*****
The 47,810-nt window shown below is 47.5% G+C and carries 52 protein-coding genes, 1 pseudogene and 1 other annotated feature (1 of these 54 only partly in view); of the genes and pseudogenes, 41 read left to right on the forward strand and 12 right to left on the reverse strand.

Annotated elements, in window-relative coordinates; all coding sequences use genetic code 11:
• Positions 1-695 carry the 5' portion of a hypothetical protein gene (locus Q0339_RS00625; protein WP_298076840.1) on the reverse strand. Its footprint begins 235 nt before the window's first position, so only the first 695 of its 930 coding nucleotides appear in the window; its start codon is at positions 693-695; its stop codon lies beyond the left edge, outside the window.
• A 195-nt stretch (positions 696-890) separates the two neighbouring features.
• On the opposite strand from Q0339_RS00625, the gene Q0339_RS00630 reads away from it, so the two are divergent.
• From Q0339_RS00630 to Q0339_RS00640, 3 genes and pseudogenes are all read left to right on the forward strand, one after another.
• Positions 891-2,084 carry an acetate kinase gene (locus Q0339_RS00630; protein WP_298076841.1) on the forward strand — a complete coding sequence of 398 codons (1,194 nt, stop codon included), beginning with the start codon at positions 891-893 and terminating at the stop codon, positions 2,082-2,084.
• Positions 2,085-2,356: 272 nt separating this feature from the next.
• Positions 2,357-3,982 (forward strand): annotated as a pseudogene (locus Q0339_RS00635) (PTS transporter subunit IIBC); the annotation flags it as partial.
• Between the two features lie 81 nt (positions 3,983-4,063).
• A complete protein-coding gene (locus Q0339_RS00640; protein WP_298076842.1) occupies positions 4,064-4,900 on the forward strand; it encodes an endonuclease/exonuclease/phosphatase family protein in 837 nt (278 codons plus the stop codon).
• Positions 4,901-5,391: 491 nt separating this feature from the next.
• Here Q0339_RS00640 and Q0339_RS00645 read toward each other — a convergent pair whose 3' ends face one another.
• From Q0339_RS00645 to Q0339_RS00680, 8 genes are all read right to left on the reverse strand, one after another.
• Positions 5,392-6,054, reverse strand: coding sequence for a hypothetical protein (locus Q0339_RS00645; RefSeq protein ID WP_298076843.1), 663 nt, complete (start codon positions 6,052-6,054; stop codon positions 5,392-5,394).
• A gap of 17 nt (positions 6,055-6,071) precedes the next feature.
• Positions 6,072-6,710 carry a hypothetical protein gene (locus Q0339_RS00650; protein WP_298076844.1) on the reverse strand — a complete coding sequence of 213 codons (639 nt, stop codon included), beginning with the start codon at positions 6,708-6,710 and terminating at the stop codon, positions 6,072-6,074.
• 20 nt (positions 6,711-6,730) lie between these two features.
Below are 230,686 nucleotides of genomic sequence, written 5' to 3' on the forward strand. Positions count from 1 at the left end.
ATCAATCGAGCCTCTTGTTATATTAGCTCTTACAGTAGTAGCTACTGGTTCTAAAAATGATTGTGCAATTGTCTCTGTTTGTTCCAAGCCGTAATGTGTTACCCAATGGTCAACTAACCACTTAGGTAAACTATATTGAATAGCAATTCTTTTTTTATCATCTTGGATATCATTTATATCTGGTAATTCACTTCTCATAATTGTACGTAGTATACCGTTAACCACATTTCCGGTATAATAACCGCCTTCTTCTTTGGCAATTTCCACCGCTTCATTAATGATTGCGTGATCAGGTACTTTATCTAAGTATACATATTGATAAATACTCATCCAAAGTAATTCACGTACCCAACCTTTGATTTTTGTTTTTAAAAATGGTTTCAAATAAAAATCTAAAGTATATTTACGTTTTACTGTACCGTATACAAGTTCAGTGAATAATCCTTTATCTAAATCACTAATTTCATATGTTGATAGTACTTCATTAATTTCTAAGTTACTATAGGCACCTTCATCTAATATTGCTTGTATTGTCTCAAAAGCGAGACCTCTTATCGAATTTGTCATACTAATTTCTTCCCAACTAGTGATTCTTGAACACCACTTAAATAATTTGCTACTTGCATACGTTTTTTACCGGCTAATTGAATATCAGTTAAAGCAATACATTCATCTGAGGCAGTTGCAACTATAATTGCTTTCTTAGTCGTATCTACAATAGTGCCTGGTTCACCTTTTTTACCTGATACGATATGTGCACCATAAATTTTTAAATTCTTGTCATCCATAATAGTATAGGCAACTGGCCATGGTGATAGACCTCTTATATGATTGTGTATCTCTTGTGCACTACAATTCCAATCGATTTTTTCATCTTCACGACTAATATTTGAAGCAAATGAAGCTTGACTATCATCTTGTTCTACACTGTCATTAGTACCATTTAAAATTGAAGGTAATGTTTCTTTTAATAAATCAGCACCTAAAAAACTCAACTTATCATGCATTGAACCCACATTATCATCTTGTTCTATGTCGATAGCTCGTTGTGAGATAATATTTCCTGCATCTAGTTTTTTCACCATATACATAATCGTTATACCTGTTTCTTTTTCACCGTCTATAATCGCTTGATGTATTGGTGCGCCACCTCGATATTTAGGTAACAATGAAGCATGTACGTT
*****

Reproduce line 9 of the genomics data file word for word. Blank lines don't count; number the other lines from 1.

• Positions 2,357-3,982 (forward strand): annotated as a pseudogene (locus Q0339_RS00635) (PTS transporter subunit IIBC); the annotation flags it as partial.